Not that long ago:
We recently received some photos dating to around 1974, when the island had a manager, Douglas Stroud, who kept cows, cut hay etc
Douglas and his wife Ann were living in the ‘McLeod House’
The Herring Fishing in 1775
Below are some sketches of fishing and boats, contemporary with the building of Isle Martin fishing station. They come from John Home’s Survey of Assynt, dating to 1774
Above are depictions of what were probably small local boats, one with a crew of only two and the other with seven. Before the commercial development of fishing, these local crews had no means of preserving their catch, which would lie ungutted on the open floor until the boat got ashore.
These are depictions of larger boats with decks and storage below deck. Until the mid-18th century this type of fishing boat, called a buss, was used by the Dutch who fished the herring around Scotland to take back to the Netherlands. Eventually, such boats were built in the Clyde and could store large catches, salted, below deck. Their limitations were the time it took to reach the fishing grounds once the herring arrived, and the need to return to the Clyde with their holds full.
On the left is a view of Culag, Lochinver, the year before the fishing station was built. Once the herring could be gutted and cured on the spot, both large and small fishing boats would benefit as they could continue fishing until all the herring were caught or moved away. On the left is a painting of the brig ‘Caesar’, belonging to John Joseph Bacon who established the curing station at Culag. The brig is in the bay of Naples in 1788, presumably having exchanged its cargo of red herring for wine.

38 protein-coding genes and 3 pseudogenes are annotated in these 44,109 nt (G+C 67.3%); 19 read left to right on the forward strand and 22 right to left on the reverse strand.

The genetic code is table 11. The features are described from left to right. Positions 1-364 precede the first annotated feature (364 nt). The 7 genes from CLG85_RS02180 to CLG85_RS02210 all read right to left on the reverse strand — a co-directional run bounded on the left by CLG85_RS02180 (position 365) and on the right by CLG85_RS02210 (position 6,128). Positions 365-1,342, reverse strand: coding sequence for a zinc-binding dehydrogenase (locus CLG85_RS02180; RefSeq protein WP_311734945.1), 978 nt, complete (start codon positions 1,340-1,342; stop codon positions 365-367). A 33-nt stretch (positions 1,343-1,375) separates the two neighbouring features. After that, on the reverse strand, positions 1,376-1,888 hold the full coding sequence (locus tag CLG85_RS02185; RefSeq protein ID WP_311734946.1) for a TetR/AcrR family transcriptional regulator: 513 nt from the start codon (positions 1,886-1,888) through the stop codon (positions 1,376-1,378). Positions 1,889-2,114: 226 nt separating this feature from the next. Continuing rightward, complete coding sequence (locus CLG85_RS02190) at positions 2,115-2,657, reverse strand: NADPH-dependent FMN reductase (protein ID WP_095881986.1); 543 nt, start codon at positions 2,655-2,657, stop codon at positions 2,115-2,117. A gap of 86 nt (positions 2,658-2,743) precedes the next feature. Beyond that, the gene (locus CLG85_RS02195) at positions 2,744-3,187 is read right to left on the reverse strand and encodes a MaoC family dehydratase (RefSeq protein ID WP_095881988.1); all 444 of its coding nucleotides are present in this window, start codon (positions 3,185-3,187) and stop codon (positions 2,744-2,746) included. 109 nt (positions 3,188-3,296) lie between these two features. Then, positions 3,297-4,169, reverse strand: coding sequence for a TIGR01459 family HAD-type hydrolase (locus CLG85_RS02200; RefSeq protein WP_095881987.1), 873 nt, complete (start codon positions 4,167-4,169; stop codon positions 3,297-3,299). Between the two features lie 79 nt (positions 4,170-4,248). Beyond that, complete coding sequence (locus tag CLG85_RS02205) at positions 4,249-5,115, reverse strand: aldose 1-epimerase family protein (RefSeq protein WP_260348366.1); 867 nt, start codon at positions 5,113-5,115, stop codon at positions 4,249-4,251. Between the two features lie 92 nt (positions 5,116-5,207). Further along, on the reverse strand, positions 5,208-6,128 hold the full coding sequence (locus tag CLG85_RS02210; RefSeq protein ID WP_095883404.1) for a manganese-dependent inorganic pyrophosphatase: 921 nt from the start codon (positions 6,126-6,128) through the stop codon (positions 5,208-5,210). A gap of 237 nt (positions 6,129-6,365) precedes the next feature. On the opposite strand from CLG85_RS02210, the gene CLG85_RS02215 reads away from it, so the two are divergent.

Isle Martin: The Crofters
‘The Street’ as it looks today. The last crofter left by the end of the 1920s and when the mill was rebuilt on the ruins of the curing station., it looks like some materials were robbed from the old croft houses
This group of photos all date to the period of the flour mill. Commander Clare Vyner bought the island in the 1930s and had the (mad?) idea of rebuilding the ruins of the curing station into a flour mill. The island had no grain, which was brought up by boat from Glasgow, no workforce, who were brought over by Vyner, no natural power supply so generators ran all the time. The flour was shipped back down to the central belt, but after the ship, the Penola, sank, it was sold via Vyner’s own chain of grocery stores, under the name Lochbroom Trading Co. Ltd. The mill closed down in 1948
Some photos of the island before the trees were planted and before the bracken took hold on the old in-bye.
Pictures from the Superwind350 Installation Day
June 25th 2017
Clean, green, renewable energy to power the Isle Martin Heritage Project’s micromuseum.
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